This isn’t a thrift-store coffee table modified as a craft project. [Dandujmich] built it from the ground-up using framing lumber, bottle caps, plastic resin, and some electronics for bling.
The first step was to see if he had enough caps on hand for the project. It’s hard to grasp how many were used just by looking at it, but the gallery description tells us there’s about 1700 which went into the design! From there he grabbed some 2x4s and began construction. The table legs started with two end assemblies built by doweling the legs to the end cross pieces. From there he cut a rabbit on the side rails and screwed them to the leg assemblies from the inside.
The tabletop includes a frame with a recessed area deep enough to keep the caps below the surface. After spending about ten hours super gluing all of the caps in place he mixed and poured two gallons of the resin to arrive at a glass-like finish. The final touch is some custom hardware which pulses two rows of embedded LEDs to music being played in the room. The video after the break isn’t fantastic, but it gives you some idea of how that light rig works.
Continue reading “Scratch-built bottle cap coffee table pulses to the music”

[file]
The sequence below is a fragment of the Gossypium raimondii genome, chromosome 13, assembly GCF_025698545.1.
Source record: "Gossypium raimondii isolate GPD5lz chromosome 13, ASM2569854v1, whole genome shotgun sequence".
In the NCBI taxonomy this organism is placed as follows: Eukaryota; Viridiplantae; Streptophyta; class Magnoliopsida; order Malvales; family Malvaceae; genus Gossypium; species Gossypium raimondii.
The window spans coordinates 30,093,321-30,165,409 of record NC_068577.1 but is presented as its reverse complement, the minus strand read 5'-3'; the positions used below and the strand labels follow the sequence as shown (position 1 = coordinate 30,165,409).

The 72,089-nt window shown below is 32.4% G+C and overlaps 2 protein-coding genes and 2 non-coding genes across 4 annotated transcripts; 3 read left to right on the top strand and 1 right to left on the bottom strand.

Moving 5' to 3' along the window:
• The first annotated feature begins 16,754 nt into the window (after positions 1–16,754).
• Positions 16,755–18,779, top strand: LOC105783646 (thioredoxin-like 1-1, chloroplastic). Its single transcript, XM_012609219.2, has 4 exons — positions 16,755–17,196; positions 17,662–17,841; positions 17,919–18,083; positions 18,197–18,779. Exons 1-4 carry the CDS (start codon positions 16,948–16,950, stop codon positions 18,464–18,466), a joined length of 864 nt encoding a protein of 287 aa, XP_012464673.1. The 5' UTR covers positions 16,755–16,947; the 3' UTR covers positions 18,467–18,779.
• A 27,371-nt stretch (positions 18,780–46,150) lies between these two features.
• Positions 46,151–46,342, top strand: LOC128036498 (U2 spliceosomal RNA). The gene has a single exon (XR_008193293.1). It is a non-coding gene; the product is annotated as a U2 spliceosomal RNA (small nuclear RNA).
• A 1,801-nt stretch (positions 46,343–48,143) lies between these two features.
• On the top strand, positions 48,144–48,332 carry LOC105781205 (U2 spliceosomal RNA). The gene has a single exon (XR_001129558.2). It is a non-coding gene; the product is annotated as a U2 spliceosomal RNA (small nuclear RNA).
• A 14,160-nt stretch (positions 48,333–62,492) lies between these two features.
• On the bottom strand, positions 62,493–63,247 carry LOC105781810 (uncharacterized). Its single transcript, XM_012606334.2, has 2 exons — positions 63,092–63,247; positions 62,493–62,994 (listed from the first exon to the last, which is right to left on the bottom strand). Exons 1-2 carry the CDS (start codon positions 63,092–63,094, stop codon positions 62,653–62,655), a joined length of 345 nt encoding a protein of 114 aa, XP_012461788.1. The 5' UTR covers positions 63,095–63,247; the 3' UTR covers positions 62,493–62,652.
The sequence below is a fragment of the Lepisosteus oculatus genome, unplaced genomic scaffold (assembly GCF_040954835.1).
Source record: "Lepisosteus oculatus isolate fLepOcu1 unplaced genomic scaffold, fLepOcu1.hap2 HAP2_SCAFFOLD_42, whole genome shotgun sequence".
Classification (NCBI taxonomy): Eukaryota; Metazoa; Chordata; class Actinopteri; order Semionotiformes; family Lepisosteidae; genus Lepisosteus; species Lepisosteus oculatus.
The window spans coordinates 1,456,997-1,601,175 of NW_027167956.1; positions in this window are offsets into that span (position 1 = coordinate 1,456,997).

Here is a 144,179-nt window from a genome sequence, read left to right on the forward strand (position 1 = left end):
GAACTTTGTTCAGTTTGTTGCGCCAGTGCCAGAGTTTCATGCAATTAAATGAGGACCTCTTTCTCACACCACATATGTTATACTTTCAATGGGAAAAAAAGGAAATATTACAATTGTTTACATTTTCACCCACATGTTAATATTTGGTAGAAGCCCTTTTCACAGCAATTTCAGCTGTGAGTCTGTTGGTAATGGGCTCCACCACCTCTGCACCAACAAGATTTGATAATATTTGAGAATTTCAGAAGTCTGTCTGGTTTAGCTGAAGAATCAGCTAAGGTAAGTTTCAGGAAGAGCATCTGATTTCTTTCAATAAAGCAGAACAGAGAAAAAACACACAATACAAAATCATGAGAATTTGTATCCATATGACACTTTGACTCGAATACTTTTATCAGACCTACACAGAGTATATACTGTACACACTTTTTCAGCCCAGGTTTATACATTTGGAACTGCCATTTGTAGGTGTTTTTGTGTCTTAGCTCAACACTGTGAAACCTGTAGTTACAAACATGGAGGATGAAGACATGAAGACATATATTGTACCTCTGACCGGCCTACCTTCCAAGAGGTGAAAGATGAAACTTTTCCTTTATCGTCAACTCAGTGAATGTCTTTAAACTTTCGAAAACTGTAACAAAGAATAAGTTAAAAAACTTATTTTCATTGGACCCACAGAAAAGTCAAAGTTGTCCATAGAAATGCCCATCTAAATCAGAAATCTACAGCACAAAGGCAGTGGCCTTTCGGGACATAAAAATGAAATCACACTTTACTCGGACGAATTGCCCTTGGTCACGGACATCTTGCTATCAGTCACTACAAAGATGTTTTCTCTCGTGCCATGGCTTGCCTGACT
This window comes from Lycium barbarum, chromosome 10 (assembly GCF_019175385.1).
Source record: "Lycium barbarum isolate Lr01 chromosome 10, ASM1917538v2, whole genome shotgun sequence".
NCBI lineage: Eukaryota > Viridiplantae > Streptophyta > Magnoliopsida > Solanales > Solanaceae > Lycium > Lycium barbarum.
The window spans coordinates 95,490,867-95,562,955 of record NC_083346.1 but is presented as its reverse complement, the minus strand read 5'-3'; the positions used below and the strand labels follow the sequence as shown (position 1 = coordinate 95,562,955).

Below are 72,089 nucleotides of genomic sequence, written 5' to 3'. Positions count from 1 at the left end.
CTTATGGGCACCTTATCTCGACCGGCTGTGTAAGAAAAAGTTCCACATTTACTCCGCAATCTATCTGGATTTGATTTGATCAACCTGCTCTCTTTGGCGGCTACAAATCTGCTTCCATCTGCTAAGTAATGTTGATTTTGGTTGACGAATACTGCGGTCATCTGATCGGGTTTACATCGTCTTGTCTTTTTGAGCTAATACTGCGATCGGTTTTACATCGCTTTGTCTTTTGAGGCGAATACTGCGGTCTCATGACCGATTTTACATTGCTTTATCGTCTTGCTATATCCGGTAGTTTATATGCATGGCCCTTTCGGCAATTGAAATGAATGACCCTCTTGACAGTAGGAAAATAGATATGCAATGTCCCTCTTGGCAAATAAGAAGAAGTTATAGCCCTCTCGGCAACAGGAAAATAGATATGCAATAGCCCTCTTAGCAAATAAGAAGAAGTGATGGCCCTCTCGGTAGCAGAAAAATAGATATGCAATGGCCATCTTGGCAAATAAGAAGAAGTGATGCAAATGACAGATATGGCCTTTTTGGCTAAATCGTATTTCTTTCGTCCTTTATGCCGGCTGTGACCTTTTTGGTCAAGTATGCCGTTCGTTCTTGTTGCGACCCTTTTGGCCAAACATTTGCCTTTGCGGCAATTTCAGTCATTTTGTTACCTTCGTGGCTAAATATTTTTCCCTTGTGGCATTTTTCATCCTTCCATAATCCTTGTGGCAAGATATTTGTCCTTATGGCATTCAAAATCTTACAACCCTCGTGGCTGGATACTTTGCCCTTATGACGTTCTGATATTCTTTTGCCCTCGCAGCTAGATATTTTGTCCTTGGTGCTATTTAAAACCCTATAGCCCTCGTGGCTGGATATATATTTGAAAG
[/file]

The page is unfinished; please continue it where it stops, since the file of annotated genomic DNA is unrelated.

[Reinventing Science] needed a project that he could use to test out his skills on a new CNC routing machine he recently acquire. He settled on building a PC case using easily obtained materials. What he ended up with is the clean-looking case seen above that was machined from materials you can pick up at the home store.
The bulk of the case is made from extruded PVC which is designed to perform like solid wood trim. He picked up one piece of the ‘lumber’ and cut out the front, back, top, bottom, and drive bay bezel. We expected the joints between the horizontal and vertical pieces to either be butt joints, or rabbits. But [Reinventing Science] wanted a cleaner look and managed to mill mortise and tenon joints. These are strong joints that leave a very nice finished look. Since the material is designed as a lumber replacement it shouldn’t be too surprising to see drywall screws used as the fasteners.
In addition to joinery, some other CNC tricks were used. The sides of the case were cut from clear acrylic, with a decorative bead milled in the surface. There’s also fan ports cut in the top and vents on the bottom, as well as some engraving with the name of the project just above the optical drive. The wood-grain embossing makes for an interesting final look; we’d like to see how this takes a few careful coats of paint.
If you’re interested in the CNC hardware used, take a look at the unboxing post that shares a few details.